As an election campaign issue, federalism doesn’t rate a mention. But commitments are being made in the campaign that disregards the principles of federalism and undermines its foundations more than ever before. We should all be concerned about this abuse.
At the local level, myriad small grants are on offer for security cameras, ovals and other local public goods that have nothing to do with the federal government’s constitutional responsibilities.
In the hotly contested seat of Warringah— where former PM Tony Abbott is facing off against high-profile independent Zali Steggall — a proposed road tunnel is a major issue even though it is entirely the prerogative of the state government.
The victor in Warringah will have no say in the matter, in whatever capacity they sit in the federal parliament. The federal government may overstep its proper role and make a financial contribution, but it will not determine whether the project goes ahead or not.
On a larger scale, there are promises of extra money for schools and the greater federal intrusion into state policy that goes with it.
One reason the disregard for federalism has come so far is that election campaigns have degenerated into bidding wars for the median voter — in which the more chips the bidders have to use, the better for their purposes.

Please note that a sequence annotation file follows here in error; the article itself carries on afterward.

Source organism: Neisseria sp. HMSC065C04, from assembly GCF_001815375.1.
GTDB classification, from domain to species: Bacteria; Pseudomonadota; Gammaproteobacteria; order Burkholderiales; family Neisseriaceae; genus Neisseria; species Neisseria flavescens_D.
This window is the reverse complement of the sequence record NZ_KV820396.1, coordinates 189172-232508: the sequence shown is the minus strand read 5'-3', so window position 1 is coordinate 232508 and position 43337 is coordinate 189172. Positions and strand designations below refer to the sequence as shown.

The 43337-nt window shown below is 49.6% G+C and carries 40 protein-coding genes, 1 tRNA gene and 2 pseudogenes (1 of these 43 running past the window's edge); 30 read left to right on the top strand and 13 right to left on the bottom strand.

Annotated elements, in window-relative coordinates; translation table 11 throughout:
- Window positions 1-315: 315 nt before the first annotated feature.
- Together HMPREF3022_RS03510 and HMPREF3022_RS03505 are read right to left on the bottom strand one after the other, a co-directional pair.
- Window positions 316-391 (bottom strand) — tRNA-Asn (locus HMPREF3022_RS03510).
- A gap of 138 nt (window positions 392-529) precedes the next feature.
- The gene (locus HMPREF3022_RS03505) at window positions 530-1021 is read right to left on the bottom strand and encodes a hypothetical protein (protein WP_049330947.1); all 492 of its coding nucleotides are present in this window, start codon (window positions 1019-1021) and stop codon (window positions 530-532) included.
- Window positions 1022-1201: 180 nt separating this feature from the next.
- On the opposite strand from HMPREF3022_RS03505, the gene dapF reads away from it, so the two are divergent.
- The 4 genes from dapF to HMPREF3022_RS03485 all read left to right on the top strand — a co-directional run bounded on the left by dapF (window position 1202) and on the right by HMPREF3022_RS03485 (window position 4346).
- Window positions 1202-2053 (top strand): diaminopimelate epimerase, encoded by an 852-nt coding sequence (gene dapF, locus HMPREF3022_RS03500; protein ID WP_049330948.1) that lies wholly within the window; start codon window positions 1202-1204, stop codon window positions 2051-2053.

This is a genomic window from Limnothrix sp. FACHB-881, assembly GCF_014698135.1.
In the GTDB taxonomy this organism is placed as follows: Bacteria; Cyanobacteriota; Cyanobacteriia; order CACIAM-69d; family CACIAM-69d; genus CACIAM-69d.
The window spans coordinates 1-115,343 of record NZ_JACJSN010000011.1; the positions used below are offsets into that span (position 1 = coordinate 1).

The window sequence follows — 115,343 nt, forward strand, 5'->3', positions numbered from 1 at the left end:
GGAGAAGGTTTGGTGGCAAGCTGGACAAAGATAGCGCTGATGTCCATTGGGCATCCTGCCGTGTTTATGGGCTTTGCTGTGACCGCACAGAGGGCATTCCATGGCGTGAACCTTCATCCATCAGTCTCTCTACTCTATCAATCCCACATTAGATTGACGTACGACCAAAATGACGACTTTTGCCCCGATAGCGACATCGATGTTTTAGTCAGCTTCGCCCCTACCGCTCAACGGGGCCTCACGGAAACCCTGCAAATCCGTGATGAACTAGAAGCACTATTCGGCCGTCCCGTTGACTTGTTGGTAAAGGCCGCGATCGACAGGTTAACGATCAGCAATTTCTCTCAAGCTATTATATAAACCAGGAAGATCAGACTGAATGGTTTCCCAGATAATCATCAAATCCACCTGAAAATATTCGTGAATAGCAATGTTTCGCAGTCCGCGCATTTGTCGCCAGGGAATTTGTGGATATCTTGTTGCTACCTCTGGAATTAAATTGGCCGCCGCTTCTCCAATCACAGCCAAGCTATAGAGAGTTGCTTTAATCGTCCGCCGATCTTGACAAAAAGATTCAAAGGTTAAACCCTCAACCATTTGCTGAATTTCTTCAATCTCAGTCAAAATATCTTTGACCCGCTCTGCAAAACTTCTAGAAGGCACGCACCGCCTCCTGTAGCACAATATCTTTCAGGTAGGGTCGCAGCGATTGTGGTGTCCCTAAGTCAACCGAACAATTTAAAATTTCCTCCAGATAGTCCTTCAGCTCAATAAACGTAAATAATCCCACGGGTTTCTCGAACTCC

Another reason is that the federal government’s role has become so far-reaching after decades of creeping centralism that federal politicians act as if there is no voter grievance and no problem beyond Canberra’s capacity to resolve — and the voters have been conditioned to go along with the act.
We should be concerned that the foundations of federalism are being undermined in these ways. Our democratic system will work better if the principles of federalism are respected. Clear boundary lines between the functions of different levels of government and avoidance of duplication and overlap are not merely a fetish for neatness.
Under properly functioning federalism, voters know who to hold to account, politicians can’t buck-pass, and choices are made by the level of government best able to make them.
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